Commission spokeswoman Vivian Loonela said the EU was engaged in “intense joint work” with the British government to resolve the issue.

“Any condition should be notified in a timely way to allow the other party sufficient time to comment or adapt,” she said of the new British requirements.

“In addition, any such conditions cannot be discriminatory towards our fishermen.”

Dimitri Rogoff, president of the regional fishing committee of Normandy in northern France, said that if French fishermen continued to be blocked from the waters off Jersey, there should be reprisal measures.

“Fishermen from Jersey should not be able to land at Granville,” he said, referring to the French port nearest the island.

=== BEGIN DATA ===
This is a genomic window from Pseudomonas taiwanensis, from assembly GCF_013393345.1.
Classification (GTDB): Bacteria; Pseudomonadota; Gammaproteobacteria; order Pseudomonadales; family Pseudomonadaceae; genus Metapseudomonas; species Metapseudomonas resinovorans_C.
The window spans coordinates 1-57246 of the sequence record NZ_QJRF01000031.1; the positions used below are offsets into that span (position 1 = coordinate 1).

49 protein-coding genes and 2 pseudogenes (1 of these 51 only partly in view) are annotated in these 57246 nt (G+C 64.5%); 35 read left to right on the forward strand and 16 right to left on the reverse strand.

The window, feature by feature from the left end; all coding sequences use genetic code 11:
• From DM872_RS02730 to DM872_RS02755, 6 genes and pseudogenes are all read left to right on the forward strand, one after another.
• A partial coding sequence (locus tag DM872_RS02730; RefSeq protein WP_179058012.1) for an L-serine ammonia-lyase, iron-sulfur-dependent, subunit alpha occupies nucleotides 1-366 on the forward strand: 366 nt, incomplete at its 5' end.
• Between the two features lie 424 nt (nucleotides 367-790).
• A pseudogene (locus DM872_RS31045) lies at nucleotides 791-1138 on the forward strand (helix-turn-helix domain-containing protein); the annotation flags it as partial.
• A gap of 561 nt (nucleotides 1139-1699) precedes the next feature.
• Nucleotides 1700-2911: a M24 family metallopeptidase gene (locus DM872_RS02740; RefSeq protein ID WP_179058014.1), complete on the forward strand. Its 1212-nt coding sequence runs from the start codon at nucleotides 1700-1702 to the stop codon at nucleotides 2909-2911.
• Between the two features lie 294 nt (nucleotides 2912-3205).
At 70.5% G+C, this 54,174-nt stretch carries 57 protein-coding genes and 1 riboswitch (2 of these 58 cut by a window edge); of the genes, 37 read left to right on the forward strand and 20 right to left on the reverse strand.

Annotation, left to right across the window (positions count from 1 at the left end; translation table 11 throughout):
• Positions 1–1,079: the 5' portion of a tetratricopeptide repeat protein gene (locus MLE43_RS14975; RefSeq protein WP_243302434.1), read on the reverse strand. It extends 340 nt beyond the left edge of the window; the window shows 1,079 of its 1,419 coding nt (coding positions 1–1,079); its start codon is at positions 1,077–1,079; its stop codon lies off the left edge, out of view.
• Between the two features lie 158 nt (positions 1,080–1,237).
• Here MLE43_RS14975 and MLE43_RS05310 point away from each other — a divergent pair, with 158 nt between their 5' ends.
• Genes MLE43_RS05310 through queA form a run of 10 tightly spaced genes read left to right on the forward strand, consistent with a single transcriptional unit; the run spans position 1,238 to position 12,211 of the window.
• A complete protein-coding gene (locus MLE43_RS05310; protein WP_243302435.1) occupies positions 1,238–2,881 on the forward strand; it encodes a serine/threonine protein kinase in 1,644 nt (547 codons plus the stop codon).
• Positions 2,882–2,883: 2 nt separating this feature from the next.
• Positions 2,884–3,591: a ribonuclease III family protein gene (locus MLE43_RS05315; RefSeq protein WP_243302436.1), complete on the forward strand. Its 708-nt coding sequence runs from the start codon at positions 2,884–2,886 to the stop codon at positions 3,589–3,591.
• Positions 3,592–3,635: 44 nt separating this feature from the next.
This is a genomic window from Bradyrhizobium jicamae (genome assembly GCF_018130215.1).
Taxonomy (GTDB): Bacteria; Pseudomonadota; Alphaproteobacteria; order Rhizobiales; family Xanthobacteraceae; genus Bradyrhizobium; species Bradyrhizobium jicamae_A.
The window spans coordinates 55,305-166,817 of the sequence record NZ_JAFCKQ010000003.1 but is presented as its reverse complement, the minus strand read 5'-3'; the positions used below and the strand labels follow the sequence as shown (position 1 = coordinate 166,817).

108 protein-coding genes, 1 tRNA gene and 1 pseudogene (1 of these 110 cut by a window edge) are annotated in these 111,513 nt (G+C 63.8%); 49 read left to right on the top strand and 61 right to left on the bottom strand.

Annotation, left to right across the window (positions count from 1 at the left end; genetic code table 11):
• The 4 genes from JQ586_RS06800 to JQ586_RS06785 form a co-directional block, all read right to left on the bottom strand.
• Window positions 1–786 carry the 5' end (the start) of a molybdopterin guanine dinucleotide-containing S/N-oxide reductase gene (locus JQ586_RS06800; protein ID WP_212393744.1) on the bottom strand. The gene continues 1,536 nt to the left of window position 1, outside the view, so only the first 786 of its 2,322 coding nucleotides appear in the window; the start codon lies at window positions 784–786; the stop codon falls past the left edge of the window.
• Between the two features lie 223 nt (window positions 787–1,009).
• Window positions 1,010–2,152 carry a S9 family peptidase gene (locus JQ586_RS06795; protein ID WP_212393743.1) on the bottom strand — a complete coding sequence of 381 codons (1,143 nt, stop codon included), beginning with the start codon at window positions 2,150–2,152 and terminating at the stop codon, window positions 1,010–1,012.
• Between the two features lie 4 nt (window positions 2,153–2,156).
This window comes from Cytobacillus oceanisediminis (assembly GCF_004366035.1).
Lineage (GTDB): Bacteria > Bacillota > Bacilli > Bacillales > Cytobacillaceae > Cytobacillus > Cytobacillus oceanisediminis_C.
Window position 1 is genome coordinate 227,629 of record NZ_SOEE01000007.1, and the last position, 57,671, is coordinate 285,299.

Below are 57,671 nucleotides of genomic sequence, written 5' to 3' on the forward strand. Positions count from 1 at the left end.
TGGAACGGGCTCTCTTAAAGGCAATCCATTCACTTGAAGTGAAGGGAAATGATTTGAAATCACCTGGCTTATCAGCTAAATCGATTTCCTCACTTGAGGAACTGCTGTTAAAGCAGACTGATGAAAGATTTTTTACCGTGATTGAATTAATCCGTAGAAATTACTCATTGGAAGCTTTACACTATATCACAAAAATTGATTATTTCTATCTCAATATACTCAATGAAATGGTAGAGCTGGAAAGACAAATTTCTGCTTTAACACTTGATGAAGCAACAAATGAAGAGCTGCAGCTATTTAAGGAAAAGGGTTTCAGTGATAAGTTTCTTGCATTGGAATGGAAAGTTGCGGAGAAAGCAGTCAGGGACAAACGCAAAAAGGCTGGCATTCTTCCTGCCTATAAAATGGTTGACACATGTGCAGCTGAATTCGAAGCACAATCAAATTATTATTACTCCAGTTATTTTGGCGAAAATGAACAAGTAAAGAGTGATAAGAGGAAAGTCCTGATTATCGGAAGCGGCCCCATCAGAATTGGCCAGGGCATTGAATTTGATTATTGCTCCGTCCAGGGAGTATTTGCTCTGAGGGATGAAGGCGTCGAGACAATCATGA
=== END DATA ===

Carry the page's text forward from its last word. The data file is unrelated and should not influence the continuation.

French fishermen last month began a protest movement, blockading trucks bringing fish from Britain to France, over complaints that few of their vessels have obtained licences to operate in British waters.

Member comments

  1. The Fisheries Framework Agreement can be ‘terminated at any point with 9 months notice’. I think if France cut Jersey’s electric that would certainly be the end of the Agreement and EU access to UK waters at all.

Log in here to leave a comment.
Become a Member to leave a comment.
For members

BREXIT

Is new court ruling the end for Britons fighting to remain EU citizens?

The Court of Justice of the European Union confirmed on Thursday that Brexit really does mean that Britons are no longer EU citizens. Claudia Delpero looks at whether there's any other way they can keep their rights.

Is new court ruling the end for Britons fighting to remain EU citizens?